Can solid running backs really be found anywhere in the NFL draft? Years ago the conventional wisdom seemed to be that a team needed a superstar RB from the first round to win consistently. Now it seems that the conventional wisdom is that teams still need a star ball carrier, but one can be found deep in the draft. So which is it?
The data consists of RB draft picks from the 1980 through 2000 drafts found at Pro-Football-Reference.com. Running back career performance was judged three ways. First, I averaged the likelihood a RB would be selected to one or more Pro Bowls by round and draft order. Second, I averaged career Yards Per Carry (YPC) by draft round and by draft order. (I also tried various ways of including receiving yards, but the variance in Yards Per Reception is very large and it distorted the data, particularly for players with relatively few receptions. Ultimately, simple YPC worked best and aligned closest with how most people see RBs. That is, Steve Sowell and Dave Meggit aren't ranked above Barry Sanders, Thurmond Thomas, or Emmit Smith.) And lastly, I averaged the number of years as the primary starter by round and by draft order.
Pro Bowl Selection
Although Pro Bowl selection is a flawed measure of career performance in many ways, it can indicate that a draft pick has "panned-out." If you sort the data by PB selection, it very quickly separates the generally productive RBs from the "three yards and a cloud of dust" guys. After looking at PBs for a number of positions now, it seems that 2 or more PB selections is a particularly good measure of career productivity, especially when judging top draft choices.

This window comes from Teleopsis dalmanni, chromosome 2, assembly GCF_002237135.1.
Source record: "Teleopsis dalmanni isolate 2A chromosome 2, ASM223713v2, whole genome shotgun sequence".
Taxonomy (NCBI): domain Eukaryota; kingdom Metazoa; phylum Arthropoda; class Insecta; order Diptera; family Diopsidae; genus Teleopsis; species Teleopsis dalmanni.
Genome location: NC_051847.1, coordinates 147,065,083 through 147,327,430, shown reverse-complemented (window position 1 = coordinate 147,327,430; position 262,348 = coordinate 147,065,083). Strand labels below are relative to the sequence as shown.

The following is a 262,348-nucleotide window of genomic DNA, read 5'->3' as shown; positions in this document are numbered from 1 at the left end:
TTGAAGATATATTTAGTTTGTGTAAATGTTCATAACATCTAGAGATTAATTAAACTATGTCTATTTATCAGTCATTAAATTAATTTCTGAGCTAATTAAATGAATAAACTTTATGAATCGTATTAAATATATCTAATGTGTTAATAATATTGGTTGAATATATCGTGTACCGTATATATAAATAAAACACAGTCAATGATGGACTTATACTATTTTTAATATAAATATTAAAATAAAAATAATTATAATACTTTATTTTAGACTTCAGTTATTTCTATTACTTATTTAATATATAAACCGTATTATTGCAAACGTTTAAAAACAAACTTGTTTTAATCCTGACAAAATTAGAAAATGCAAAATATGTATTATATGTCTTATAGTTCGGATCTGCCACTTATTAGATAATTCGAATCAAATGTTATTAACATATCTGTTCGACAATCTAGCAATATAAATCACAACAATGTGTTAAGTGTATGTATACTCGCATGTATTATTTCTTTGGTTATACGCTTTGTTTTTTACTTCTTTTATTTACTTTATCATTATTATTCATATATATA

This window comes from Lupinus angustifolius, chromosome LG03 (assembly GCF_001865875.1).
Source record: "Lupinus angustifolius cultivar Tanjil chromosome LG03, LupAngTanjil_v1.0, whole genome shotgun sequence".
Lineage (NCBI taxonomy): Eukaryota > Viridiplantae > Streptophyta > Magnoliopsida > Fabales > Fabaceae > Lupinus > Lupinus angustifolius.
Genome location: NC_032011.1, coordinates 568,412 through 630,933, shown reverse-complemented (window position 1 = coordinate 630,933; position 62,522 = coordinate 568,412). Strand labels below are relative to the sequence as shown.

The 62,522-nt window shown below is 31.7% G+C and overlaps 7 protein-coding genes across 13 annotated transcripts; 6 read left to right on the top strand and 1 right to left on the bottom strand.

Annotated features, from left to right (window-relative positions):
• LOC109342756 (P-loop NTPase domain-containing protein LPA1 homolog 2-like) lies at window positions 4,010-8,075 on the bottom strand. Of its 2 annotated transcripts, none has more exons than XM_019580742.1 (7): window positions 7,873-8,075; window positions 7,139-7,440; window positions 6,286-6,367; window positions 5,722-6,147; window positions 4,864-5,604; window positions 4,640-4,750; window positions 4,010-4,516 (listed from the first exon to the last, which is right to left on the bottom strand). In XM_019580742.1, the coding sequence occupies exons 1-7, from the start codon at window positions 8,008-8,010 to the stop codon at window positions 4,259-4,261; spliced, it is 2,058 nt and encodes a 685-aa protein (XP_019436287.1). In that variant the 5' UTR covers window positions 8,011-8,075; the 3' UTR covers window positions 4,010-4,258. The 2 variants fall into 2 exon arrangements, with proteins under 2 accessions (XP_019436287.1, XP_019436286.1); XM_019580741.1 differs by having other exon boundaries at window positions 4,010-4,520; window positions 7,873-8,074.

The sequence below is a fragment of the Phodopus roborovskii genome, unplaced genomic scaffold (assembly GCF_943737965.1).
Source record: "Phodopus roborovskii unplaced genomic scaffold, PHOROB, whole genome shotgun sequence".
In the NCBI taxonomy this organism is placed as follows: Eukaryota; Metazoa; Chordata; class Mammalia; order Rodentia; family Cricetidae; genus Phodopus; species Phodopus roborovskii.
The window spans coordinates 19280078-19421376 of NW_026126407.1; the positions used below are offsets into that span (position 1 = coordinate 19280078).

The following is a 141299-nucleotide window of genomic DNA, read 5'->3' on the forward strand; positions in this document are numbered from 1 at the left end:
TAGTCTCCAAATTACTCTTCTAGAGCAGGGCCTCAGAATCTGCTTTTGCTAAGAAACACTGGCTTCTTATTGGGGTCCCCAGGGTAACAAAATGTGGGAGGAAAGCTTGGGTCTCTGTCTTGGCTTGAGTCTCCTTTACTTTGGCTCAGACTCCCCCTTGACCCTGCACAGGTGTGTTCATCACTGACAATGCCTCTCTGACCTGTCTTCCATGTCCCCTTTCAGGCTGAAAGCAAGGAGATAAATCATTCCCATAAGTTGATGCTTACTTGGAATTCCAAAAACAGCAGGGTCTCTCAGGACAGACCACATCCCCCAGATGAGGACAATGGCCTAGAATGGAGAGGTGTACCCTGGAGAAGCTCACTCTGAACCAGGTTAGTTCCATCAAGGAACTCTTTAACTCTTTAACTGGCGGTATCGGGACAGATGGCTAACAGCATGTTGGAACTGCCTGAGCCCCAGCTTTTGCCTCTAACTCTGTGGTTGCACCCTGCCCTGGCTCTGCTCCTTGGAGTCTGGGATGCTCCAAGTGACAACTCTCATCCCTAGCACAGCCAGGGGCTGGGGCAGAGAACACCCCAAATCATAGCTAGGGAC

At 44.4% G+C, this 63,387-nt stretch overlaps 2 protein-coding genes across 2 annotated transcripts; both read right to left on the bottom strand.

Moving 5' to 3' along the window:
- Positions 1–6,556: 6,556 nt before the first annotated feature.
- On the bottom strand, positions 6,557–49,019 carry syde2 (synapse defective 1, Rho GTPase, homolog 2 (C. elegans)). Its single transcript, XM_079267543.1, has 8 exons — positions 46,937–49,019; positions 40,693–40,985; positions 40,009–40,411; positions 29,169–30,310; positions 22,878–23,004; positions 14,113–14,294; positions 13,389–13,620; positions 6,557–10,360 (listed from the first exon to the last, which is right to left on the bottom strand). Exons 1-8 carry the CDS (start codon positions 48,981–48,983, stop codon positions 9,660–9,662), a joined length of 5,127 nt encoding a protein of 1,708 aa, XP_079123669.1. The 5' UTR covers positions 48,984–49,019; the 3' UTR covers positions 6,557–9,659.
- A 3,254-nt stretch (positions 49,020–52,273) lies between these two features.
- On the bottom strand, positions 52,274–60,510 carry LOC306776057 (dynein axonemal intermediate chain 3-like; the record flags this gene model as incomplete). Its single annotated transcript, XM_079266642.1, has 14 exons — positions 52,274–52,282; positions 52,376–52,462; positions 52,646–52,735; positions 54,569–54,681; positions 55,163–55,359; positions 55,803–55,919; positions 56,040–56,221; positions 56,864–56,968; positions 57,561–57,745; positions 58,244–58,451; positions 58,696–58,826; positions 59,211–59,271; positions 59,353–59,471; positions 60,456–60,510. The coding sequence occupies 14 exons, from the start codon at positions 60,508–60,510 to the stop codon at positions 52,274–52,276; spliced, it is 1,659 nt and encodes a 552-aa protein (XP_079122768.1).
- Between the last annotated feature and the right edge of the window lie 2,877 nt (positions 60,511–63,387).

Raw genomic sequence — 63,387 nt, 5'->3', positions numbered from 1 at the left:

The graphs below illustrate the likelihood that a RB will be selected to one or more, two or more, and three or more PBs. The first graph is by draft round, and the second graph is by RB draft order (i.e. 1st RB taken, 2nd RB taken, etc.)
I wouldn't read too much into the spike at the 5th RB taken. It's likely just a statistical quirk, but it might be one reason why many experts believe that later round RBs are as good as early round picks.
[Edit: Some have asked why I brushed off the spike of Pro Bowls at the 5th RB taken as a quirk. If we analyze enough draft picks for various positions, as I'm in the process of doing, we're bound to see a significant bunching like this by chance once or twice. The graph is relatively continuous except in one place, where there is a depressed result at the 4th and 6th pick and the spike at the 5th. What is likely at work is that positive results in the 5th pick "bin" have randomly "stolen" positive results from the 4th and 6th bin. There were 20 RBs taken as the 5th RB in the data set, so it would only take 2 or 3 RBs who would otherwise have been the 4th or 6th pick to be bunched into the 5th pick to give us this result. Unless we had a reason to believe there is some special quality about the 5th RB taken before seeing the results, we should not interpret the data to say there is something magical about being the 5th RB taken.]
Yards Per Carry